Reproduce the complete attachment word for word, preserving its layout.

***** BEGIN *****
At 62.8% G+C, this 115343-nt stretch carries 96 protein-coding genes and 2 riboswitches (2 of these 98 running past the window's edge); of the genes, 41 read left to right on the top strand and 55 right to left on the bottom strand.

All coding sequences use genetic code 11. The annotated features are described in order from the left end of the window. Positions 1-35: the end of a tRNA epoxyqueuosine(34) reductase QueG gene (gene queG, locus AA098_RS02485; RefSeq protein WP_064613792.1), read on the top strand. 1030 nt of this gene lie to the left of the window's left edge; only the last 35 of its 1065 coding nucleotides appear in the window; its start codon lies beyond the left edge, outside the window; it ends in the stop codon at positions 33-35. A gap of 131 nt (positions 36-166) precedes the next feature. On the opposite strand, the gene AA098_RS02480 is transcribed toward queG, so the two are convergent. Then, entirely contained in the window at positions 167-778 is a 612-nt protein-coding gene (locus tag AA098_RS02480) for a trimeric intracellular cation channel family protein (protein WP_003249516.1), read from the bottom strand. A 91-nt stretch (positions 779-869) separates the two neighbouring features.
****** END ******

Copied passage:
At 62.8% G+C, this 115343-nt stretch carries 96 protein-coding genes and 2 riboswitches (2 of these 98 running past the window's edge); of the genes, 41 read left to right on the top strand and 55 right to left on the bottom strand.

All coding sequences use genetic code 11. The annotated features are described in order from the left end of the window. Positions 1-35: the end of a tRNA epoxyqueuosine(34) reductase QueG gene (gene queG, locus AA098_RS02485; RefSeq protein WP_064613792.1), read on the top strand. 1030 nt of this gene lie to the left of the window's left edge; only the last 35 of its 1065 coding nucleotides appear in the window; its start codon lies beyond the left edge, outside the window; it ends in the stop codon at positions 33-35. A gap of 131 nt (positions 36-166) precedes the next feature. On the opposite strand, the gene AA098_RS02480 is transcribed toward queG, so the two are convergent. Then, entirely contained in the window at positions 167-778 is a 612-nt protein-coding gene (locus tag AA098_RS02480) for a trimeric intracellular cation channel family protein (protein WP_003249516.1), read from the bottom strand. A 91-nt stretch (positions 779-869) separates the two neighbouring features.